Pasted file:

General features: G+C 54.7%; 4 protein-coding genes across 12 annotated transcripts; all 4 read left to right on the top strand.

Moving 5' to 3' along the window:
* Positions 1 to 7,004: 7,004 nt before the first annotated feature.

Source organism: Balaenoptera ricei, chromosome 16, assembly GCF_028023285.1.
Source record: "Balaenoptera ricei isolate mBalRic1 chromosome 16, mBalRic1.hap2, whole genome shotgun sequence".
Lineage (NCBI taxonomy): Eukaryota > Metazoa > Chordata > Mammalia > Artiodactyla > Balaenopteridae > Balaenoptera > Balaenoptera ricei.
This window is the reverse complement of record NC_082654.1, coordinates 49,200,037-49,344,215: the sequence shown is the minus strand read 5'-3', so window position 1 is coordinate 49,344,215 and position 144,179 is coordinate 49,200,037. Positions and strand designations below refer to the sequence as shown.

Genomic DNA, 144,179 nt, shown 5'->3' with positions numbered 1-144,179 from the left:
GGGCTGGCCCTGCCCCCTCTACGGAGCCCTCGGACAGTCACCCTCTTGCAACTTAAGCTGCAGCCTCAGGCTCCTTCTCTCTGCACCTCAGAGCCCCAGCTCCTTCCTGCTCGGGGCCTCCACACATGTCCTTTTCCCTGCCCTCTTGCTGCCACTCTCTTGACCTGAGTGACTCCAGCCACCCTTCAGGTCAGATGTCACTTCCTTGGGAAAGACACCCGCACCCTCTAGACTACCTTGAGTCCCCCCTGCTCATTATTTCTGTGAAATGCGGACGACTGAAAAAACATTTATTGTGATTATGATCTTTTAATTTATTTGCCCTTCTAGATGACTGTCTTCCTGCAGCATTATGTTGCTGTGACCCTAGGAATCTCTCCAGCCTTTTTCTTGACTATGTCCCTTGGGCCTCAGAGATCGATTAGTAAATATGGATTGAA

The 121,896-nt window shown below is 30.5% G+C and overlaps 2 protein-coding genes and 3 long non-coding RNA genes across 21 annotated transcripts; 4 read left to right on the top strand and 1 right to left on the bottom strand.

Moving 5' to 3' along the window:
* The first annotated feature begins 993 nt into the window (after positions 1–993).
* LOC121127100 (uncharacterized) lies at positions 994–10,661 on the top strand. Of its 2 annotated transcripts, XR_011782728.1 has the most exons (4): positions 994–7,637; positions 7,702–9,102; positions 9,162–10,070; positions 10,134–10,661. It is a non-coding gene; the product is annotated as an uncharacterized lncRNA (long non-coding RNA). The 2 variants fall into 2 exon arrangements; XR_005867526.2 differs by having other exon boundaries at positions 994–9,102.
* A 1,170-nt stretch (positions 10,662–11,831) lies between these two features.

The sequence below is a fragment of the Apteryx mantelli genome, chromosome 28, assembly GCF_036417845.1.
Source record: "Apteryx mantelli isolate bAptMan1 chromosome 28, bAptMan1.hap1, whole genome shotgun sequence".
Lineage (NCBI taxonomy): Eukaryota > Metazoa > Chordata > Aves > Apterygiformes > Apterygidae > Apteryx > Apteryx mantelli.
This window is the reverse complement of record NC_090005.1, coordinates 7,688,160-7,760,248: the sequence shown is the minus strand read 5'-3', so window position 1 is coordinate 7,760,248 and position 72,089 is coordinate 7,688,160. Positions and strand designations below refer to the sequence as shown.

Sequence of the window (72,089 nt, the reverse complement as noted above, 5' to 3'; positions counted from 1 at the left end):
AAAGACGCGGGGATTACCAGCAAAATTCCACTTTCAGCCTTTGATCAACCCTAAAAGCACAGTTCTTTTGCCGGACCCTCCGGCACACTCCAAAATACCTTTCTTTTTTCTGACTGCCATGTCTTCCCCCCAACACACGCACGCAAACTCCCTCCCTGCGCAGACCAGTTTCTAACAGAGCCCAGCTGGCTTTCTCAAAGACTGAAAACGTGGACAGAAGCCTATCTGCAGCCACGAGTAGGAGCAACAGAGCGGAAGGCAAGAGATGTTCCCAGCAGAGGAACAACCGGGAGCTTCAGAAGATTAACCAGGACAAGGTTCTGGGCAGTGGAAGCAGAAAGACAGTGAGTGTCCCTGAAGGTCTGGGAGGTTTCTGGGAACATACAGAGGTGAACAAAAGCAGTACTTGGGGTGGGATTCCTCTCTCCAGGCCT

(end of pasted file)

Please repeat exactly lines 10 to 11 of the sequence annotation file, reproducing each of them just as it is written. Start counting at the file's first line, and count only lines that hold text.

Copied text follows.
The 121,896-nt window shown below is 30.5% G+C and overlaps 2 protein-coding genes and 3 long non-coding RNA genes across 21 annotated transcripts; 4 read left to right on the top strand and 1 right to left on the bottom strand.

Moving 5' to 3' along the window: